The Brexit deal struck between Britain and the EU is “lose-lose” and about “damage control”, the president of the European Council has said.
Speaking in Brussels on Thursday morning after the late night release of the withdrawal agreement Donald Tusk said he did not share the “enthusiasm” of Theresa May for Brexit.
But Mr Tusk nevertheless endorsed the agreement, stating that it achieved the EU’s two main objectives: the “limitation of the damage caused by Brexit”, and securing “the vital interest and principles of the 28 member states and the European Union as a whole”.
EU chief negotiator Michel Barnier, who gave a statement alongside him, also hit back at UK critics of the plan – branding it “fair and balanced”.
Mr Tusk told reporters: “I took good note of Prime Minister May’s statement yesterday.
“Of course I don’t share the prime minister’s enthusiasm about Brexit as such. Since the very beginning we have had no doubt that Brexit is a lose-lose situation and that our negotiations are only about damage control.”
The comments by the Council president are likely to be ammunition for those in the UK – on both the Remain and Leave sides – who say the deal struck by Mr May gives little benefit to the UK.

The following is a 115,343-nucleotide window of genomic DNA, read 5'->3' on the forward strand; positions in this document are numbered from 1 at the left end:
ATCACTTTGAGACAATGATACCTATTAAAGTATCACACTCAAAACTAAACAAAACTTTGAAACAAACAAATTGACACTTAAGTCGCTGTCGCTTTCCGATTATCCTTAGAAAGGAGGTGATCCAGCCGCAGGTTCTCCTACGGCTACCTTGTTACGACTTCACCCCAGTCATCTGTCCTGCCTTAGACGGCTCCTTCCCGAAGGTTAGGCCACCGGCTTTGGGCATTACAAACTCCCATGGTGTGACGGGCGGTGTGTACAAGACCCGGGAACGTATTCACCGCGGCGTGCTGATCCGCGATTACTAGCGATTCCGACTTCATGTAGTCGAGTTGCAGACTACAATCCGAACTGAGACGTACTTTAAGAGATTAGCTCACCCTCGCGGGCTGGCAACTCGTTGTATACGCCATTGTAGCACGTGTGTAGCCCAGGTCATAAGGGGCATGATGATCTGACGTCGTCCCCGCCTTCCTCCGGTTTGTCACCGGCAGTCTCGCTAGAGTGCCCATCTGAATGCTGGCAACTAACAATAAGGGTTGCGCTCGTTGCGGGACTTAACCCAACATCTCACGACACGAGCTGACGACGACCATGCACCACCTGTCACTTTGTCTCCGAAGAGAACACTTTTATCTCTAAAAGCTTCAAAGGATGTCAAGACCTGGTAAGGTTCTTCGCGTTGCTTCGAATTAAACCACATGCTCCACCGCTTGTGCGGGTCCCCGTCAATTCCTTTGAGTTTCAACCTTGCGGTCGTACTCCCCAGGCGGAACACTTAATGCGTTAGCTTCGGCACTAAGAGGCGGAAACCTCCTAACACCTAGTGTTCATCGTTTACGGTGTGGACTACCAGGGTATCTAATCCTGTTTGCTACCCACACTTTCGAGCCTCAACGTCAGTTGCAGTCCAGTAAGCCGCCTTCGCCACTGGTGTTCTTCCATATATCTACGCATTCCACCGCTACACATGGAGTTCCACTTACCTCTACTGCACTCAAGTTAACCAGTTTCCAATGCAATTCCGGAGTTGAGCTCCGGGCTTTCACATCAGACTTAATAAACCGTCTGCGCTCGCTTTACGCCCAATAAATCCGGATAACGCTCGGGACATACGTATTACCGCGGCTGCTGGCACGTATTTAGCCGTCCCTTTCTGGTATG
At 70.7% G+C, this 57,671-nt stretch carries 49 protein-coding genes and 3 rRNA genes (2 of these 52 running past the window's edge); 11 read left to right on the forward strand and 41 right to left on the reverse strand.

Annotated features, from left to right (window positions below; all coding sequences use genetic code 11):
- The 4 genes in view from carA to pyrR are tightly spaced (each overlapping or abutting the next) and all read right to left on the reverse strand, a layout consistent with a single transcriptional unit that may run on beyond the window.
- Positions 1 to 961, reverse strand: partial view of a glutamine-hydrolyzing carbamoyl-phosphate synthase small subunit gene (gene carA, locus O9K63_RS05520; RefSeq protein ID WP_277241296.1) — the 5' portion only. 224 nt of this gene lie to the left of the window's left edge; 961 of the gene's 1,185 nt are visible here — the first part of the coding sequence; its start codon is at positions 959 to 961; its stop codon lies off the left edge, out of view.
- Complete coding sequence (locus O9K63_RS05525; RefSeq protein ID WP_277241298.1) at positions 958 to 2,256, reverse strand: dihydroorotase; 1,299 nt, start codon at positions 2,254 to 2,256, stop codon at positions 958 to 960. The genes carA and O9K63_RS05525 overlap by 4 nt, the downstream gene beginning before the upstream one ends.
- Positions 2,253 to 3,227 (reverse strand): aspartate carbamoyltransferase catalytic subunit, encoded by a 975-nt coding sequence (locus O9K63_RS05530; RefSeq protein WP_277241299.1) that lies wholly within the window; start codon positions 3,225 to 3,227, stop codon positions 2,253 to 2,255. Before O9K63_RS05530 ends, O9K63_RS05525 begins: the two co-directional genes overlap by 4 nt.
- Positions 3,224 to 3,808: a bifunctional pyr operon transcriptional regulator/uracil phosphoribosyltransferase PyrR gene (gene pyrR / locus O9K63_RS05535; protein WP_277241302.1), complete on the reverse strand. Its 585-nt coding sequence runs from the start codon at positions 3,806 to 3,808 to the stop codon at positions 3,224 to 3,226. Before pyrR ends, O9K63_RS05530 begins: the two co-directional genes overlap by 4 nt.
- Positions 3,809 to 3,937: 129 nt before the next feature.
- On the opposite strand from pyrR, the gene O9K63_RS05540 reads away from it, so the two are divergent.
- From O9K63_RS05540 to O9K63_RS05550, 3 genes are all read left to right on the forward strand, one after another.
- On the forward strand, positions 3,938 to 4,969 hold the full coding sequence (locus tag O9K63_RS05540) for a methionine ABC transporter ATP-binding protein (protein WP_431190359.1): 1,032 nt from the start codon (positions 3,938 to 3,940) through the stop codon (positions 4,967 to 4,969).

I don’t share the prime minister’s enthusiasm about Brexit as such
Donald Tusk, European Council president
He added: “As much as I am sad to see you leave I will do everything to make this farewell the least painful possible for both you and for us.”
Chief negotiator Mr Barnier defended the fundamentals of the plan. Speaking alongside Mr Tusk he added: “What we have agreed at negotiators level is fair and balanced, organises the withdrawal in an orderly fashion, ensures no hard border on the island of Ireland, and lays the ground for an ambitious new partnership.”
It comes after deputy chief negotiator Sabine Weyand privately told EU member states that the plan would allow the UK to “keep all control” with the UK died into Brussels regulations.
The deal, with polls suggest is likely to be unpopular with the public, is facing sustained criticism from all sides in Westminster. Labour this morning confirmed it would vote against the plan, with the opposition expected to be to be joined by MPs from the DUP, as well as both remainers and leavers from Theresa May’s own conservative party.